Opera Profile: Strauss’ ‘Die Frau ohne Schatten’

By Logan Martell

Richard Strauss’ “Die Frau ohne Schatten,” is an opera composed to a libretto written by Hugo von Hofmannsthal. Premiering on Oct. 10, 1919, the opera faced several problems, critics were unreceptive to the plot, which they felt was over-complicated, and the First World War, which had ended a year earlier, added great difficulty to producing a work which required many scene changes and special effects to capture the plot’s fantastical elements. Thirty years later, however, Strauss would write favorably of the opera due to the impression it was able to make on audiences. In writing the libretto, Hofmannsthal drew on influences from Grimm’s Fairy Tales and the Arabian Nights, weaving them into a fantasy which he compared to Mozart’s “Die Zauberflöte.”

Short Plot Summary

The opera is set within a mythical empire of unnamed islands, the Empress of which is half-divine, being the daughter of Keikobad, king of the Spirit Realm. During an excursion to Earth, where she took the form of a gazelle, she was caught by the Emperor, who is aided in his hunt by a red falcon, and deprived of a magical talisman which allowed her to shape-shift into any form she pleased; now in human form, the mark of the Empress’ inhuman nature is seen by her lack of a shadow, also symbolizing her infertility. Sometime after the wedding between the Emperor and Empress, a messenger from Keikobad arrives with a royal decree: if the Empress is unable to gain a shadow by the end of the twelfth moon, she will be spirited away to her father’s realm and her husband will be turned to stone. To avoid this fate, the Empress and her magical Nurse depart to find a woman willing to sell her shadow.

They find such a woman in the wife of Barak, a simple dyer who desires children, a responsibility his wife fears. The Empress and Nurse enter her home in disguise and show her through magic the luxury she will enjoy in exchange for her shadow. The Wife agrees to their terms to not have relations with her husband for the next three days, at the end of which the royal decree will be fulfilled. While the Empress and Nurse make the housework much easier for The Wife through their magic, they have also created a rift in her marriage to Barak, symbolized in the splitting of their marital bed. A disheartened Barak sleeps on the floor as a chorus sings of the joys of married life.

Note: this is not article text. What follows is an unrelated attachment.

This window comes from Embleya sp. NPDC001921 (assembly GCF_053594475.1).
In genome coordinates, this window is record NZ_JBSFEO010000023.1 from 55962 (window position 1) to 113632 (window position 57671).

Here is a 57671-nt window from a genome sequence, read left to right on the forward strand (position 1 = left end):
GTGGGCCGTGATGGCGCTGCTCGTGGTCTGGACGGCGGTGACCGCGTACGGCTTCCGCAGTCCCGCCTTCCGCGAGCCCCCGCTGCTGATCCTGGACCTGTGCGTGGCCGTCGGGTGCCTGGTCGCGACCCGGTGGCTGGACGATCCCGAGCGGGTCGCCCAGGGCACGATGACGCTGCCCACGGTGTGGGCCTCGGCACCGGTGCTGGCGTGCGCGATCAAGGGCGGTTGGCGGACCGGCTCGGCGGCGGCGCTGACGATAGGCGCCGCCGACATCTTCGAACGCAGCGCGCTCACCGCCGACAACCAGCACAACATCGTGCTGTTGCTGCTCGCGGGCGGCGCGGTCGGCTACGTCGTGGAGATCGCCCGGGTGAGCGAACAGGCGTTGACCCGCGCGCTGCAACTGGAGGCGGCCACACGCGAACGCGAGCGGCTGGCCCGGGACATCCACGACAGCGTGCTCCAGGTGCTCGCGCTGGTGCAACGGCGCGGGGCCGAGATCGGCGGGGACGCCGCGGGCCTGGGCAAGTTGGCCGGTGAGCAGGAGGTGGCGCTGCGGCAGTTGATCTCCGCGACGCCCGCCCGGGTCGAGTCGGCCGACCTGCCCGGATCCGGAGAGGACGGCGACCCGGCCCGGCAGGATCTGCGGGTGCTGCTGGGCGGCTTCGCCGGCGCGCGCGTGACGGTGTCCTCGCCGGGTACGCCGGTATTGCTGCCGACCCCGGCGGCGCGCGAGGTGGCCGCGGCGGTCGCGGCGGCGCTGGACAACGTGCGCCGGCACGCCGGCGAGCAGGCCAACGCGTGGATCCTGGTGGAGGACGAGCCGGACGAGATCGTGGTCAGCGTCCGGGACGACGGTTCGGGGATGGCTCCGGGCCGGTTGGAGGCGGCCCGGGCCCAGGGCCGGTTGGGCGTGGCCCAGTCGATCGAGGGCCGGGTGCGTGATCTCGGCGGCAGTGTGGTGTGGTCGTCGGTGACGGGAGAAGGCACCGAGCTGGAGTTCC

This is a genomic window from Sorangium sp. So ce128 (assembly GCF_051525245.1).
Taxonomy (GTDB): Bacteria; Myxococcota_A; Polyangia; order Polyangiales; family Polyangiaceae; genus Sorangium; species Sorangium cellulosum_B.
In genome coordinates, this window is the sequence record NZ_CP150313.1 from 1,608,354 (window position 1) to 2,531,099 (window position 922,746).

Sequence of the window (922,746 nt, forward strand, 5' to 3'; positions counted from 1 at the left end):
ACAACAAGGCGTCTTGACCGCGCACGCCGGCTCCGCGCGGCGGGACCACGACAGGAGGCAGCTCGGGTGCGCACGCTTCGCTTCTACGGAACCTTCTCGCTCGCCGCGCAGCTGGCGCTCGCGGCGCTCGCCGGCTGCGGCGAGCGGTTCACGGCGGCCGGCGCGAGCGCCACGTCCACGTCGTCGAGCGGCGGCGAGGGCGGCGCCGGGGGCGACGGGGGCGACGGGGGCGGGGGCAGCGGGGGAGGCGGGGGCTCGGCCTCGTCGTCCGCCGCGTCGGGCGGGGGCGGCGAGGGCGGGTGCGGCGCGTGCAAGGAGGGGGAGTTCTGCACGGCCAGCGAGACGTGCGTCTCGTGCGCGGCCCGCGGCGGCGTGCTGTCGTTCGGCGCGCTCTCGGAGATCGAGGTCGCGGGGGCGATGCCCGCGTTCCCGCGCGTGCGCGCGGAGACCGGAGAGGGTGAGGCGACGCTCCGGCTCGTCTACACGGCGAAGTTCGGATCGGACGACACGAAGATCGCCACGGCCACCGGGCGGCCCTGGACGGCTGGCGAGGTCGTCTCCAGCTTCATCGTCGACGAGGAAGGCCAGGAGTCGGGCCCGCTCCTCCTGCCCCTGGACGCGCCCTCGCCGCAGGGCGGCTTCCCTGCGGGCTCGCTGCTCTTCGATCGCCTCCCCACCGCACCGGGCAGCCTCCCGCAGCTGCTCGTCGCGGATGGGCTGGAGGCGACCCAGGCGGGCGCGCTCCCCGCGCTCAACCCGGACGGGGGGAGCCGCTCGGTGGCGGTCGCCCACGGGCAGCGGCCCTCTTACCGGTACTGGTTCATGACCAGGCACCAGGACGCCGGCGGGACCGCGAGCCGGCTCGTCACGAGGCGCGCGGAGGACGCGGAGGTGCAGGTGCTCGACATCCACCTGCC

As the days progress, the marital woes between Barak and his wife deepen, something which fills the Empress with regret due to Barak’s kindness to her. When the destined day arrives and the Wife has sold her shadow, a furious Barak readies to kill her with a sword before he is restrained by his brothers. A sudden earthquake strikes and the married couple is swallowed into the depths below, while the Nurse and Empress escape to Keikobad’s temple, realizing his influence in this.

Deep below the earth, Barak and his Wife find themselves in separate chambers; the Wife regrets the bargain she made and Barak regrets his willingness to murder his spouse. Inside the temple, the Empress pleads with her father for a shadow of her own. Keikobad responds by showing her the Emperor, nearly petrified, and a fountain of life, from which she will gain the Wife’s shadow by drinking out of. The Empress refuses to steal the humanity and happiness of Barak’s wife, and in doing so she earns mercy from her father who frees the Emperor and grants his daughter a shadow. With all being made right between the two married couples, they sing praises unto the unborn children that will come from their respective unions.

Watch and Listen

The abstract concept of the work has allowed for a wide range of production opportunities. Here is one from the Mariinsky Theater under Valery Gergiev. The performance features Avgust Amonov as the Kaiser.


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